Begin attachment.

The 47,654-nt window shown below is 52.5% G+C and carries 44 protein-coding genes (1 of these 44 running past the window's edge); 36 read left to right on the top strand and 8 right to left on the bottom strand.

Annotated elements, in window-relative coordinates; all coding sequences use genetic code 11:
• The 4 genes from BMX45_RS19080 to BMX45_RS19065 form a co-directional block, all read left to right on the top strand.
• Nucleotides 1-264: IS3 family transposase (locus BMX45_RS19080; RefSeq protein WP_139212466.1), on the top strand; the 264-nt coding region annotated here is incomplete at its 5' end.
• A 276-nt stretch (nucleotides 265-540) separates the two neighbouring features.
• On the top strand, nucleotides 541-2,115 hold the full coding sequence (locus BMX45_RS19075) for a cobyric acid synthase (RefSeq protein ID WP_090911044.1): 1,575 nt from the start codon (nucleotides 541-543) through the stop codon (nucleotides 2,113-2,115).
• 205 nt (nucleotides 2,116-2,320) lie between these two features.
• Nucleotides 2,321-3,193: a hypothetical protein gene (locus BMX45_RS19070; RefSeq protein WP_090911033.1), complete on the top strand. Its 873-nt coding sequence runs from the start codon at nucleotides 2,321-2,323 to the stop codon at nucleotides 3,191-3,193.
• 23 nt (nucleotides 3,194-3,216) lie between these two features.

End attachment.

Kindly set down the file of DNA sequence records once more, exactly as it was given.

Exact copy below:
The 47,654-nt window shown below is 52.5% G+C and carries 44 protein-coding genes (1 of these 44 running past the window's edge); 36 read left to right on the top strand and 8 right to left on the bottom strand.

Annotated elements, in window-relative coordinates; all coding sequences use genetic code 11:
• The 4 genes from BMX45_RS19080 to BMX45_RS19065 form a co-directional block, all read left to right on the top strand.
• Nucleotides 1-264: IS3 family transposase (locus BMX45_RS19080; RefSeq protein WP_139212466.1), on the top strand; the 264-nt coding region annotated here is incomplete at its 5' end.
• A 276-nt stretch (nucleotides 265-540) separates the two neighbouring features.
• On the top strand, nucleotides 541-2,115 hold the full coding sequence (locus BMX45_RS19075) for a cobyric acid synthase (RefSeq protein ID WP_090911044.1): 1,575 nt from the start codon (nucleotides 541-543) through the stop codon (nucleotides 2,113-2,115).
• 205 nt (nucleotides 2,116-2,320) lie between these two features.
• Nucleotides 2,321-3,193: a hypothetical protein gene (locus BMX45_RS19070; RefSeq protein WP_090911033.1), complete on the top strand. Its 873-nt coding sequence runs from the start codon at nucleotides 2,321-2,323 to the stop codon at nucleotides 3,191-3,193.
• 23 nt (nucleotides 3,194-3,216) lie between these two features.